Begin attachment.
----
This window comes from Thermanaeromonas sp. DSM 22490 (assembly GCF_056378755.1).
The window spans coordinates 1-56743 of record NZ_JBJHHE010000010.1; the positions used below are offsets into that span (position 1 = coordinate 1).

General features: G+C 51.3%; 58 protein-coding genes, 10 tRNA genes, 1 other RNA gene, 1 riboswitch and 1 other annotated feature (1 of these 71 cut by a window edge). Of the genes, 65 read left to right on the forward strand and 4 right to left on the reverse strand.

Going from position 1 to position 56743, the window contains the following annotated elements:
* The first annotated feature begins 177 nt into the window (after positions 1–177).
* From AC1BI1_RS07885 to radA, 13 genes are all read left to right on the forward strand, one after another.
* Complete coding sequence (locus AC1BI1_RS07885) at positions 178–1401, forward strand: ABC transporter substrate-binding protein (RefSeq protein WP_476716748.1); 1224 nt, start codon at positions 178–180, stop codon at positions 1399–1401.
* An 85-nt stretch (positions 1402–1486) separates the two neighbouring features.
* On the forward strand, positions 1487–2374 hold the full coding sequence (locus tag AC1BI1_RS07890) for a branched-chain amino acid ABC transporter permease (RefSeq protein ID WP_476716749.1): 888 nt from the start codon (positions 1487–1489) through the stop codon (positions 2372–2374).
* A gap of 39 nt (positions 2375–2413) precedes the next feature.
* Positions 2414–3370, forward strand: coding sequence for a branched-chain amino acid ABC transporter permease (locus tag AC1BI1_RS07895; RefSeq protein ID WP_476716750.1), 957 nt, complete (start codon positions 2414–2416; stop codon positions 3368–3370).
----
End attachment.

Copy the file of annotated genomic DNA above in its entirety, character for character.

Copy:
This window comes from Thermanaeromonas sp. DSM 22490 (assembly GCF_056378755.1).
The window spans coordinates 1-56743 of record NZ_JBJHHE010000010.1; the positions used below are offsets into that span (position 1 = coordinate 1).

General features: G+C 51.3%; 58 protein-coding genes, 10 tRNA genes, 1 other RNA gene, 1 riboswitch and 1 other annotated feature (1 of these 71 cut by a window edge). Of the genes, 65 read left to right on the forward strand and 4 right to left on the reverse strand.

Going from position 1 to position 56743, the window contains the following annotated elements:
* The first annotated feature begins 177 nt into the window (after positions 1–177).
* From AC1BI1_RS07885 to radA, 13 genes are all read left to right on the forward strand, one after another.
* Complete coding sequence (locus AC1BI1_RS07885) at positions 178–1401, forward strand: ABC transporter substrate-binding protein (RefSeq protein WP_476716748.1); 1224 nt, start codon at positions 178–180, stop codon at positions 1399–1401.
* An 85-nt stretch (positions 1402–1486) separates the two neighbouring features.
* On the forward strand, positions 1487–2374 hold the full coding sequence (locus tag AC1BI1_RS07890) for a branched-chain amino acid ABC transporter permease (RefSeq protein ID WP_476716749.1): 888 nt from the start codon (positions 1487–1489) through the stop codon (positions 2372–2374).
* A gap of 39 nt (positions 2375–2413) precedes the next feature.
* Positions 2414–3370, forward strand: coding sequence for a branched-chain amino acid ABC transporter permease (locus tag AC1BI1_RS07895; RefSeq protein ID WP_476716750.1), 957 nt, complete (start codon positions 2414–2416; stop codon positions 3368–3370).